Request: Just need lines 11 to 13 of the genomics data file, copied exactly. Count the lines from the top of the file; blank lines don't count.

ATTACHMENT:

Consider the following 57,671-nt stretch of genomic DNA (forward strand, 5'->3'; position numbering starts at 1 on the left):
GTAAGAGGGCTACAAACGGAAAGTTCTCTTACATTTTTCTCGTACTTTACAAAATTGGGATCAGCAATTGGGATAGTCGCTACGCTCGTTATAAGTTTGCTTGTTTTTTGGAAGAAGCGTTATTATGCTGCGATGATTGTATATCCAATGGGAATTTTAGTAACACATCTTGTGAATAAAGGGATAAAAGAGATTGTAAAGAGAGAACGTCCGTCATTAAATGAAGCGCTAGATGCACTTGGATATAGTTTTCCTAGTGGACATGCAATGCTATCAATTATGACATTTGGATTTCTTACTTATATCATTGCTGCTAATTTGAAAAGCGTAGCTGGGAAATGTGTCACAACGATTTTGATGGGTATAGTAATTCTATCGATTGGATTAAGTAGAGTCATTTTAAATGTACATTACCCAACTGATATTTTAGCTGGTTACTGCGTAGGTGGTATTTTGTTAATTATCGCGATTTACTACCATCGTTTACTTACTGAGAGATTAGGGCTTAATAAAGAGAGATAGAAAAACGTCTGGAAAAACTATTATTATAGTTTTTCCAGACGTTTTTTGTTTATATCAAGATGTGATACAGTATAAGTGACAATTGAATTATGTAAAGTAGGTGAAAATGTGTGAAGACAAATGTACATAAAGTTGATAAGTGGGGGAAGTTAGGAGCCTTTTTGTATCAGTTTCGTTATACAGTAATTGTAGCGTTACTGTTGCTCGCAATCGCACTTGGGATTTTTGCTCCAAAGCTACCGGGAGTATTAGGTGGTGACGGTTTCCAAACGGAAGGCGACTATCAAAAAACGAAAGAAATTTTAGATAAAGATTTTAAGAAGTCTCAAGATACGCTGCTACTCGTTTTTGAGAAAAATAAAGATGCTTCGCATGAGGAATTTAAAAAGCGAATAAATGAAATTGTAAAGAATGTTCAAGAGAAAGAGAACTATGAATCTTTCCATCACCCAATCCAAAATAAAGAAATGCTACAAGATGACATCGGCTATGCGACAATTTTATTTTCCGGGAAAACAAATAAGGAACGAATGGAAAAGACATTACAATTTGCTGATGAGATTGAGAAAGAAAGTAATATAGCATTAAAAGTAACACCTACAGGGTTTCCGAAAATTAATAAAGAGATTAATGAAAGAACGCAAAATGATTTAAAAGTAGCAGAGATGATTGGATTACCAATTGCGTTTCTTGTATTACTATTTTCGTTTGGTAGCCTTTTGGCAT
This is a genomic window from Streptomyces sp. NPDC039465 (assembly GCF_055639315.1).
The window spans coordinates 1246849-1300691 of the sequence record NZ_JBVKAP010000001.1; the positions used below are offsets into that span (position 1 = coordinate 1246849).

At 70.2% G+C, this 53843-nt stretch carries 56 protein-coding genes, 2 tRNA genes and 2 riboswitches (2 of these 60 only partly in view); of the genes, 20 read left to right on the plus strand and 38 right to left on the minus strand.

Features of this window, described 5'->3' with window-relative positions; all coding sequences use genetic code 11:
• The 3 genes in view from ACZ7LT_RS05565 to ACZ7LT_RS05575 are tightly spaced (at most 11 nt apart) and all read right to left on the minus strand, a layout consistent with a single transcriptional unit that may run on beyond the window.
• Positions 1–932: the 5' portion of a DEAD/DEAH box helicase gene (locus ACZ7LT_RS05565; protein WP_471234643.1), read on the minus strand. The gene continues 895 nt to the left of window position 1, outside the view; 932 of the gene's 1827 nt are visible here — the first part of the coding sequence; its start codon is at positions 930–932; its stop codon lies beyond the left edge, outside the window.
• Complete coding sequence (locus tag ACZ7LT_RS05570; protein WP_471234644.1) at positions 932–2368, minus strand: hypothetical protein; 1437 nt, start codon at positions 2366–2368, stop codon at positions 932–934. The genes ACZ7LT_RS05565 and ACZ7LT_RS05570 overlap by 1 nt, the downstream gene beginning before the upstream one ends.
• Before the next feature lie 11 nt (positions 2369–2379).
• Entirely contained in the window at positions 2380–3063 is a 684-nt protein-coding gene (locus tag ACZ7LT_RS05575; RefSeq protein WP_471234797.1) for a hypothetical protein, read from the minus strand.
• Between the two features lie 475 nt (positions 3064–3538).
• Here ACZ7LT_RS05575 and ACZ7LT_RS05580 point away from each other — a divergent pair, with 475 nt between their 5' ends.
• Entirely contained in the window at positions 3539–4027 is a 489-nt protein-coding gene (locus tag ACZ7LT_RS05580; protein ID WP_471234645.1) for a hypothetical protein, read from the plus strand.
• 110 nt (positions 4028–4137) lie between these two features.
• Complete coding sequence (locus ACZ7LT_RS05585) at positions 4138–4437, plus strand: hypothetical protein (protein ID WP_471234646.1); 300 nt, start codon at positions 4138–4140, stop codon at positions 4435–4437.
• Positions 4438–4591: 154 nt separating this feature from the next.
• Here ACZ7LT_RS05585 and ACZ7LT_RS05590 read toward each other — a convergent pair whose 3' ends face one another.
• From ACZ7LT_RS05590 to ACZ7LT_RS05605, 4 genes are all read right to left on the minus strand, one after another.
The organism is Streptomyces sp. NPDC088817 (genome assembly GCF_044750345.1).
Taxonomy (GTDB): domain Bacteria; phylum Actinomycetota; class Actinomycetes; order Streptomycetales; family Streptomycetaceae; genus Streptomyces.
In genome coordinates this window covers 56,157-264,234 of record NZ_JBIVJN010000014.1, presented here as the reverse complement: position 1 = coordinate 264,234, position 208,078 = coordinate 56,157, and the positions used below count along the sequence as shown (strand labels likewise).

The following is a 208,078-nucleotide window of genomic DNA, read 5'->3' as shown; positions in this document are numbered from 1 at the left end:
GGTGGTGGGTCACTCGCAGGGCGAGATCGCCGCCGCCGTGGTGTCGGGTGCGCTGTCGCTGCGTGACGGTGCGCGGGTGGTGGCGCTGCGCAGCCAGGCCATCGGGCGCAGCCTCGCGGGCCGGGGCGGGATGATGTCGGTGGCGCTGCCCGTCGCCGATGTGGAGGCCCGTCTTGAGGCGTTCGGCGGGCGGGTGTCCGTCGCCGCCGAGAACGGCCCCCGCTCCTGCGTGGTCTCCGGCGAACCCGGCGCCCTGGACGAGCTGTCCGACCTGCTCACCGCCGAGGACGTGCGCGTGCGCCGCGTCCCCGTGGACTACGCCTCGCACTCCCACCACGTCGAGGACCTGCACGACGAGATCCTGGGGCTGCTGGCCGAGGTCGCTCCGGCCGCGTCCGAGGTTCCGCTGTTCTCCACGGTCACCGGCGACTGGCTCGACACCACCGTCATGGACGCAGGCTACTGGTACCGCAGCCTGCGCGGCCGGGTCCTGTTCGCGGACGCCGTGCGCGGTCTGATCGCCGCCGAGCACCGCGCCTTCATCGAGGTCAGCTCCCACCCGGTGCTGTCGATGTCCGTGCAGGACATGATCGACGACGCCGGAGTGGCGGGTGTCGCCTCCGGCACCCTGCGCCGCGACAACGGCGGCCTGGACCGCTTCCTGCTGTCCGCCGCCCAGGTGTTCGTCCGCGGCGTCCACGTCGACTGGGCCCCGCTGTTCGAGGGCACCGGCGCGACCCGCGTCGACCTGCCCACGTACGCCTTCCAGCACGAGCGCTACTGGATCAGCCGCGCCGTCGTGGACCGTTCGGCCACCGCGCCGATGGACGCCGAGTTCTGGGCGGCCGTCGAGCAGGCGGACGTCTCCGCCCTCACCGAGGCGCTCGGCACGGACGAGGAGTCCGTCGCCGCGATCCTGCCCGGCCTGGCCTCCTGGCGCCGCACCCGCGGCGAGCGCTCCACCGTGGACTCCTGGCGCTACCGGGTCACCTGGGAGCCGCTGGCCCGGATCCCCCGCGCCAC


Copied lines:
• Entirely contained in the window at positions 2380–3063 is a 684-nt protein-coding gene (locus tag ACZ7LT_RS05575; RefSeq protein WP_471234797.1) for a hypothetical protein, read from the minus strand.
• Between the two features lie 475 nt (positions 3064–3538).
• Here ACZ7LT_RS05575 and ACZ7LT_RS05580 point away from each other — a divergent pair, with 475 nt between their 5' ends.